Decertification. It’s the most extreme thing that can happen to a person’s law-enforcement career save prison. No one around here ever really covered it before, so I pitched a story that would educate me, my editors and our readers on what this process is and what impact it has on people. I drove the hundred-plus miles to East Camden on a Thursday in January 2008 and wrote the story on Friday. The construction was something I wanted — I thought the story was a good one to try and build some suspense to keep people reading. I really enjoyed the challenge.

$24 at a time. I saw a little AP item in the paper in fall 2008. Five people fired, four for stealing money, from a massive state agency. No names. Nothing at all about the fifth person. Seemed odd. So I asked around and heard rumblings of what might have happened. Nothing concrete, though. Then I wrote a records request to the agency for the investigative file and the fifth employee’s personnel file. I didn’t have names, so I wrote the letter somewhat creatively. In a couple days, the records were ready. This story is what they were hoping did not come out.

Lunch Meat. The possibility of getting a story like this, however simple, is why I tend not to give up just because I can’t immediately find someone easy to talk to.

Deja vu. This story, from April 2009, is a testament to the simplest of reporting. Without going to an address on a police report, I never would have met this boy’s mother. Had I never met his mother, I would have never heard her story. And then neither would our readers.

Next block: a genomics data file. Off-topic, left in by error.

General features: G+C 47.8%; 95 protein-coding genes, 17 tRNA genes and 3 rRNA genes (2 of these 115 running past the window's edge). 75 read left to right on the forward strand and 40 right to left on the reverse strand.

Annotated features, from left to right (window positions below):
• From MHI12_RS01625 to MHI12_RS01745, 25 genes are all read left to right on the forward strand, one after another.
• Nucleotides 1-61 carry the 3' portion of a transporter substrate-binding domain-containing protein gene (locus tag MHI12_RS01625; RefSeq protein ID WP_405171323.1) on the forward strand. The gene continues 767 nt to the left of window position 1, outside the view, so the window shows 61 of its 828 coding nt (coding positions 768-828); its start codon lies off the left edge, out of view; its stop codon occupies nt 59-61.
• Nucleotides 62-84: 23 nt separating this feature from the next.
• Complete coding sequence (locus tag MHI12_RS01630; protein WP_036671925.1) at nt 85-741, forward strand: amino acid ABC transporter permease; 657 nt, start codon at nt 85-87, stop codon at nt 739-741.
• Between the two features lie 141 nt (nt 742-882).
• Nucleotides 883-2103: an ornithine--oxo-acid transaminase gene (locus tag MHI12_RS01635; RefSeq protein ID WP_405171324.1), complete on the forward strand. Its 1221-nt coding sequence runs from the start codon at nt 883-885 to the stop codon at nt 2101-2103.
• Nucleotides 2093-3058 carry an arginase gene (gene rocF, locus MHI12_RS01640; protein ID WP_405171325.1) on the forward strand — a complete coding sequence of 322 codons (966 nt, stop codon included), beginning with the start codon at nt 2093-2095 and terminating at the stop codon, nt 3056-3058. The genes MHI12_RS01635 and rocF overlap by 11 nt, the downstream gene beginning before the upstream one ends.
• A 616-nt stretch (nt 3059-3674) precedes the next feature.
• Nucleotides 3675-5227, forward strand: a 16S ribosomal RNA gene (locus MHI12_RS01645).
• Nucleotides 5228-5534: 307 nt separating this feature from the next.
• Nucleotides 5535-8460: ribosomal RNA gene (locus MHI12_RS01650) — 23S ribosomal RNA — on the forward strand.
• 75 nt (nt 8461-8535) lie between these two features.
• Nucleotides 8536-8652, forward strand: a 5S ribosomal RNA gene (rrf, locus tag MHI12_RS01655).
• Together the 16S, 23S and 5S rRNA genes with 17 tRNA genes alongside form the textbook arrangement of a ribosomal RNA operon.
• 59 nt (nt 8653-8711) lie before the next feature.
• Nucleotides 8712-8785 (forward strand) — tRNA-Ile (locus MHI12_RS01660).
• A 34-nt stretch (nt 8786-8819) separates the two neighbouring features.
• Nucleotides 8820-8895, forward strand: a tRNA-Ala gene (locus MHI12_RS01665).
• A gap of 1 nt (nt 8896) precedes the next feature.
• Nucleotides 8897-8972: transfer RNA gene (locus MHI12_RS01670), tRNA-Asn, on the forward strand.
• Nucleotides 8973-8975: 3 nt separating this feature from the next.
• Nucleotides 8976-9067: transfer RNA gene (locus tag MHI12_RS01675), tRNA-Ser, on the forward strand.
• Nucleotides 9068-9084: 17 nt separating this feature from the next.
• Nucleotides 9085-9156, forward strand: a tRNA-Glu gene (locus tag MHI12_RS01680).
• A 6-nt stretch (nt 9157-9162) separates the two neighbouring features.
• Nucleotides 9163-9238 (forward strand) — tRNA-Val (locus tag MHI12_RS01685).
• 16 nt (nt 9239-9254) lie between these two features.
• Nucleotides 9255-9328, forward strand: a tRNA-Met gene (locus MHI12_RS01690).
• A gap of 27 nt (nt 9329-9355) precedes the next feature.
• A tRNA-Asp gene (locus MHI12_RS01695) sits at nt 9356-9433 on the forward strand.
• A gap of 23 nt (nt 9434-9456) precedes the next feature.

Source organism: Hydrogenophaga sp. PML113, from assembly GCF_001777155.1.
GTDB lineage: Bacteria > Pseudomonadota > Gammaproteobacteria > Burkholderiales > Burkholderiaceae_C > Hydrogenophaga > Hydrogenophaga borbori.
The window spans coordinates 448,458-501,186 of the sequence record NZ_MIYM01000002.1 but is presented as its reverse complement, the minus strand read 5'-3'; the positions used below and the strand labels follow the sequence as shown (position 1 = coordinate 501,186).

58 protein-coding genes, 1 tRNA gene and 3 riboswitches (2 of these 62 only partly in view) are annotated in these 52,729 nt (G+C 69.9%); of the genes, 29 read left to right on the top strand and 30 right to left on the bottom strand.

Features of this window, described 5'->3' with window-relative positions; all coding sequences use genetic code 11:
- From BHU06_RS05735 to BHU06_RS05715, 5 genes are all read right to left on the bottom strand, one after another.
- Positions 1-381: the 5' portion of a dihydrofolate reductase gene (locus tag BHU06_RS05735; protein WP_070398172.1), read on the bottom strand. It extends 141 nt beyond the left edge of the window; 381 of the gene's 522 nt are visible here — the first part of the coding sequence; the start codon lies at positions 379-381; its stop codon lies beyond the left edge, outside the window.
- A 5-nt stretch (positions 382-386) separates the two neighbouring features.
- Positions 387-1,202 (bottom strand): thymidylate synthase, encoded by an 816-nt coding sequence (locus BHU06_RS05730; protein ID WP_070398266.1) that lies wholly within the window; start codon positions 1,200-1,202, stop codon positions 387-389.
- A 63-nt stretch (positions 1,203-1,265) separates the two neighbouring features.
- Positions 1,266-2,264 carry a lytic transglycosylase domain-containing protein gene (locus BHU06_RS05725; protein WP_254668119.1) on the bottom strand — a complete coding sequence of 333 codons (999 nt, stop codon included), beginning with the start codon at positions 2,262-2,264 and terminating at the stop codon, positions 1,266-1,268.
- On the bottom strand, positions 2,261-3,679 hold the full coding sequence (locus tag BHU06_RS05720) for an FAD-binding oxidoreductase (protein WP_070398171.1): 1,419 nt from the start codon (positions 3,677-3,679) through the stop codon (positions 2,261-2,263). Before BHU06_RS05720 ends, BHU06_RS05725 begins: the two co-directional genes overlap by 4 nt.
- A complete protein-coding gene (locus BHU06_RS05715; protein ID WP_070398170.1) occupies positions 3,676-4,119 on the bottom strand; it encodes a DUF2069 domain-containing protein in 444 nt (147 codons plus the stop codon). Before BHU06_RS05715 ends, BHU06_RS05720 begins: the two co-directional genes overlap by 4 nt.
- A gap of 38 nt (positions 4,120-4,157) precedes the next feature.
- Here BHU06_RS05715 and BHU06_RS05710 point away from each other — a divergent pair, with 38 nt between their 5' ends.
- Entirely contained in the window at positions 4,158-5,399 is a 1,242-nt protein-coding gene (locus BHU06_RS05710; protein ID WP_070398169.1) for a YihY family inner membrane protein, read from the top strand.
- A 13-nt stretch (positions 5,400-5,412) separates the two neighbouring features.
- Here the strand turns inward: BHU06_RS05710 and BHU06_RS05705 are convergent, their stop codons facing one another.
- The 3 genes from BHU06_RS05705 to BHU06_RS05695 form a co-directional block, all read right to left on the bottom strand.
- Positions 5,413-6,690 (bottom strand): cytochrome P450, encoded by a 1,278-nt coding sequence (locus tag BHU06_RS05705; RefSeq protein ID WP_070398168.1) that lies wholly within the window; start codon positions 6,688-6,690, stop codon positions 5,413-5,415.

Tasers. This is why I love my sources. At a training conference, a few people overheard some state troopers bitching about how the agency had all these Tasers but wouldn’t let anyone take them out in the field. The number I heard in early 2008 was too high — 300 — and it didn’t come with a reason. I started asking questions and got copies of the purchase order and some other records. The state police really did not want to talk about this at all. Which was OK. Most of what I needed was on paper. Or, considering they had let some people use Tasers and trained so many others, what was essential was what wasn’t on paper at all.

J.V. This was a fun one. Reporting tends to be a pretty transient business, so I try to make it a point wherever I land to learn the real history of a place. Talking to the long-timers and people who retired from a place I cover can tell me a lot. Some of them even become sources. But with this North Little Rock police sergeant, about to mark his 50th anniversary with the department, I let the readers come along with me to peek at how things have changed during his time carrying a badge. Even more incredible than his 50 years with one department — his 53 years married to the same woman. September 2009.

Debtors’ prison. Right after I moved onto the day shift in 2008, I started meeting all kinds of new people on my beat. A few were the civil deputies who worked in the main county courthouse. We talked about their work and about how nobody really knew what they did save for them. And then they started talking about a little thing they noticed had been happening more and more: people going to jail in civil debt cases. A few attorneys in particular had figured out how to make it work. The deputies got busier and busier. I got a story.

Grisly houses. This could have been an easy, 400-word story, nothing but a for-your-information story that people still would have read but would have learned little beyond what the headline betrayed. Instead, I wanted to tell people something they didn’t know, show them some situations that perhaps they didn’t usually think about. This one ran at the end of February 2009.